Red Crescent delivers aid to besieged Syrian town

Syria's Red Crescent delivers aid to Al-Tal, located outside Damascus and currently under a government siege.

Arutz Sheva Staff ,

Red Crescent ambulance (archive)
Red Crescent ambulance (archive)
Reuters

Syria's Red Crescent on Tuesday delivered aid to a town under government siege outside the capital Damascus, aid workers and a monitor said, according to AFP.

"The Syrian Arab Red Crescent today entered Al-Tal, and delivered 14 trucks of aid provided by the International Committee of the Red Cross," said ICRC spokesman Pawel Krzysiek.

He said the delivery included food and hygiene kits for some 3,500 families, as well as 25 metric tons of bulk food for a collective kitchen in the town.

Al-Tal, north of Damascus, is controlled by rebels including the Al-Qaeda affiliate Al-Nusra Front, and has been under siege for five months, according to the Syrian Observatory for Human Rights monitor which also reported the delivery.

The issue of sieges in Syria's war has been a key sticking point at fresh talks being convened in Geneva on a political solution to the conflict.

The UN says some 486,700 people in Syria are living under sieges imposed by the government, rebels or the Islamic State (ISIS) group.

A total of 4.6 million people live in so-called "hard-to-reach" areas, including those under siege, where food and medicine is hard to come by.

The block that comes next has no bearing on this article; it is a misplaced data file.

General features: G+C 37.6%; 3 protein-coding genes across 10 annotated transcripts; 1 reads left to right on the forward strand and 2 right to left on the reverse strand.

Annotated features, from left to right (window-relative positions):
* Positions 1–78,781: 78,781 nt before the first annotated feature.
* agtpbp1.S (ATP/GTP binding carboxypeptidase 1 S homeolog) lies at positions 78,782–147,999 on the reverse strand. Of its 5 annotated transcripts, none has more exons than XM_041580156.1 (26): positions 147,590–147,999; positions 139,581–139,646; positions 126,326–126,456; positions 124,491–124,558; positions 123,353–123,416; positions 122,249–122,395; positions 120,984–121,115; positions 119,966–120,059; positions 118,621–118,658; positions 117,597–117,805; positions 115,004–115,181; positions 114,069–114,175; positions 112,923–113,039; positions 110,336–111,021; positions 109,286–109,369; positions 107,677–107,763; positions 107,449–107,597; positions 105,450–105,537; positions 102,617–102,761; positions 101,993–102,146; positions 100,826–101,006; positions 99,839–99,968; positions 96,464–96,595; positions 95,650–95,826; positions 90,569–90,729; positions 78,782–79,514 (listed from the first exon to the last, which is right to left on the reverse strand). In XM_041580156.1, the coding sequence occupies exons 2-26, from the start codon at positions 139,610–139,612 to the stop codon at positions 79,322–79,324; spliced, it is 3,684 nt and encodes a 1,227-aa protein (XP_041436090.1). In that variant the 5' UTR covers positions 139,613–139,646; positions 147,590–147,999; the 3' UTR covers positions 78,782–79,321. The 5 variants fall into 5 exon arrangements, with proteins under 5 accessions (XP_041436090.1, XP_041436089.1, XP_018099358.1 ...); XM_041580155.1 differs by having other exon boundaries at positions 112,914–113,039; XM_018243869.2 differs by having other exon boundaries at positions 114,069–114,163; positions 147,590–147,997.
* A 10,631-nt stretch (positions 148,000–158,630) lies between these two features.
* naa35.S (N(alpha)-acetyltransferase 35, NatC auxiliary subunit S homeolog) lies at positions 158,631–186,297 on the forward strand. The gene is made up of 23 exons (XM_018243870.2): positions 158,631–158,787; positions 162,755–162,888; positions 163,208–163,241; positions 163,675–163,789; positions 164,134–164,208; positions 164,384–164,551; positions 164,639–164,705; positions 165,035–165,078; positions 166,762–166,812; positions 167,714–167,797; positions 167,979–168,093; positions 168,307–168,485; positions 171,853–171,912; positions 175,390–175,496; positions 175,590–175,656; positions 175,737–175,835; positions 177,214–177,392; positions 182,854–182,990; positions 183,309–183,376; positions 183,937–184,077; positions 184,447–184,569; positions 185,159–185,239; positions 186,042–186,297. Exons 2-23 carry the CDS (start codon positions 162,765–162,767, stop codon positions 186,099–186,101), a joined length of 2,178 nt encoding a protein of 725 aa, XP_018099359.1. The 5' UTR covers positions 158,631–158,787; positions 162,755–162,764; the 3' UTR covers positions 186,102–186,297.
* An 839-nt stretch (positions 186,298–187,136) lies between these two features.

Syria's main opposition umbrella group has refused to begin new peace talks with the regime until UN Security Council resolutions calling for the lifting of sieges in Syria are implemented.

The issue has gained increasing prominence with reports of dozens of deaths from starvation in the town of Madaya, which is under government siege.

Syria's government agreed on Monday to allow aid into several besieged areas, including Madaya, the UN said, as an apparent goodwill gesture ahead of peace talks.

Doctors without Borders (MSF) said late last week that at least 16 people have died since three aid convoys entered the town near the Lebanese border on January 11.

Madaya has been under siege by government forces and Hezbollah fighters since July.

It was estimated just before the January 11 convoy that 42,000 people in Madaya had little or no access to food, resulting in the deaths of at least 28 people by starvation. 

AFP contributed to this report.



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